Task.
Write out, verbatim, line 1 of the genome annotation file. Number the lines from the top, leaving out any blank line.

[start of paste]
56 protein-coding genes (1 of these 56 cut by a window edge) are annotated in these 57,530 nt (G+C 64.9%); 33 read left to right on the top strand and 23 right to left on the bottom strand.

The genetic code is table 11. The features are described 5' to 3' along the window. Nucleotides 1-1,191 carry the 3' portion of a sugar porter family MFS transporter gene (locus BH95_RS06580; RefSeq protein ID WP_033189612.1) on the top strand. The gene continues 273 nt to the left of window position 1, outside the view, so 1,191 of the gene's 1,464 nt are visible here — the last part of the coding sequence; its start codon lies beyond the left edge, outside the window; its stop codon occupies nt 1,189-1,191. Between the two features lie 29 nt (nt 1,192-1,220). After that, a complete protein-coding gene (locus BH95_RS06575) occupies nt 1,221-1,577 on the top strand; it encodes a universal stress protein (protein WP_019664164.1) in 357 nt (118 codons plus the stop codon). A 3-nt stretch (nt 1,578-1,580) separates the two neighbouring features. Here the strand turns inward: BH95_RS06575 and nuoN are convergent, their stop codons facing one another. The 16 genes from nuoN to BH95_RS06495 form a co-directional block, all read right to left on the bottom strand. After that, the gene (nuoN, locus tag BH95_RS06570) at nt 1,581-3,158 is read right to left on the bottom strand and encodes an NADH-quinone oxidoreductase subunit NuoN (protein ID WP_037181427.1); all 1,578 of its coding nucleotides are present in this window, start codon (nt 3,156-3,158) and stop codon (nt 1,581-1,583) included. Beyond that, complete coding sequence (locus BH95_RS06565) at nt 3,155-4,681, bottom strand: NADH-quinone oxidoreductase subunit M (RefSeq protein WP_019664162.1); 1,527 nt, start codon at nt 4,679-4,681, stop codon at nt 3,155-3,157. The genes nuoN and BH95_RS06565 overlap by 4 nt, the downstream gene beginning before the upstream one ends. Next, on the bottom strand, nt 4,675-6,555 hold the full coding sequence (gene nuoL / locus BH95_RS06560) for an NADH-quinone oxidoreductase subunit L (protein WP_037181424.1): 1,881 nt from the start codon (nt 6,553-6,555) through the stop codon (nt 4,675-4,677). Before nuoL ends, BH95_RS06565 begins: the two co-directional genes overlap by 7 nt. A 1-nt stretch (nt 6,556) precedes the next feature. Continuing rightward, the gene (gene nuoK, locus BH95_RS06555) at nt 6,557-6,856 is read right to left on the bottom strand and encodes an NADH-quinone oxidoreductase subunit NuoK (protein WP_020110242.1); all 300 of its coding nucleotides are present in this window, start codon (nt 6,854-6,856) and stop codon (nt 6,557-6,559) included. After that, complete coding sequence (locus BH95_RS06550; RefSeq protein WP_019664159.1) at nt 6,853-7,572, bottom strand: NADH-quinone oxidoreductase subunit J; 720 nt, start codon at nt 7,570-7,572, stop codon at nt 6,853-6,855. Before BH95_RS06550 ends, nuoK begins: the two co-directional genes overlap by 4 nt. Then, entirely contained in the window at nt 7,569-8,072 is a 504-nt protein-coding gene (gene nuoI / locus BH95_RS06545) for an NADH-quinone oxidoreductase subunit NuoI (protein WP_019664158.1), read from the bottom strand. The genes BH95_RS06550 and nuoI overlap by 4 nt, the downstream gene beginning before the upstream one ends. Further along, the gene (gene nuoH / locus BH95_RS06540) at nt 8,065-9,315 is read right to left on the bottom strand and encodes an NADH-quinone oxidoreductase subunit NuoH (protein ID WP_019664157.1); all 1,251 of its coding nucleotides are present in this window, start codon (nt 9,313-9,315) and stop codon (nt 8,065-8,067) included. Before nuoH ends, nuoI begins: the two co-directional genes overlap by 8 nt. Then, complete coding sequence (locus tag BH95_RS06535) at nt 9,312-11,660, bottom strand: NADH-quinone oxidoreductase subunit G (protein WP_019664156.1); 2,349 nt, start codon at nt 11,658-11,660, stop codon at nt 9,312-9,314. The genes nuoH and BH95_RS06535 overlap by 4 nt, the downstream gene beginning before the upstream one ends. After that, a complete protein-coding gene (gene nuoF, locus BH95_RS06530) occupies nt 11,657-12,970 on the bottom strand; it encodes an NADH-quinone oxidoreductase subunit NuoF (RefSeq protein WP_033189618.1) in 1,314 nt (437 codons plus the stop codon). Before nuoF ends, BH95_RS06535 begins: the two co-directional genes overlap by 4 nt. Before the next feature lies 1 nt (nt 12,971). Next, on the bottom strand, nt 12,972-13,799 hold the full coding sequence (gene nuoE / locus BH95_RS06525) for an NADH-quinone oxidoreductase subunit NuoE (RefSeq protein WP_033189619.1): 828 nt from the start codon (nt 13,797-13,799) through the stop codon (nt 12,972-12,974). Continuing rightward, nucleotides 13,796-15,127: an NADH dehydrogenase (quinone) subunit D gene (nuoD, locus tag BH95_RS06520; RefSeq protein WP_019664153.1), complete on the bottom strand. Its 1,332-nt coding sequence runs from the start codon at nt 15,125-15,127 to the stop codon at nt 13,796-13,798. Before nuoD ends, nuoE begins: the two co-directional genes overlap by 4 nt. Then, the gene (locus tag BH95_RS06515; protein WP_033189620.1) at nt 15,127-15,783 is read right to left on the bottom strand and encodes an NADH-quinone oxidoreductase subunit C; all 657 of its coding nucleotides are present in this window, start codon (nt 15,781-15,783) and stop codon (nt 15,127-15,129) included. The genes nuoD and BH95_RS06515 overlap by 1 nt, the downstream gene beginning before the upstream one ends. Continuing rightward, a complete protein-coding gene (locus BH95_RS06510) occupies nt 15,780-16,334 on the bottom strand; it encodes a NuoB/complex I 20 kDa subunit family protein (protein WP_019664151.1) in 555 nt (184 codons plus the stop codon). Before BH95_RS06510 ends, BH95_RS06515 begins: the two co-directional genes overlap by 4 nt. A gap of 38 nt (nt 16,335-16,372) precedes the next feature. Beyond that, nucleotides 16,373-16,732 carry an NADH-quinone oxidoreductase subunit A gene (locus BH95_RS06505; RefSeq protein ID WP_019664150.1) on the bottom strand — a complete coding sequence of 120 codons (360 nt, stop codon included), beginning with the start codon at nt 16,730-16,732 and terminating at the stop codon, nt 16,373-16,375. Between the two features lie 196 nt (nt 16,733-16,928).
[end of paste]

56 protein-coding genes (1 of these 56 cut by a window edge) are annotated in these 57,530 nt (G+C 64.9%); 33 read left to right on the top strand and 23 right to left on the bottom strand.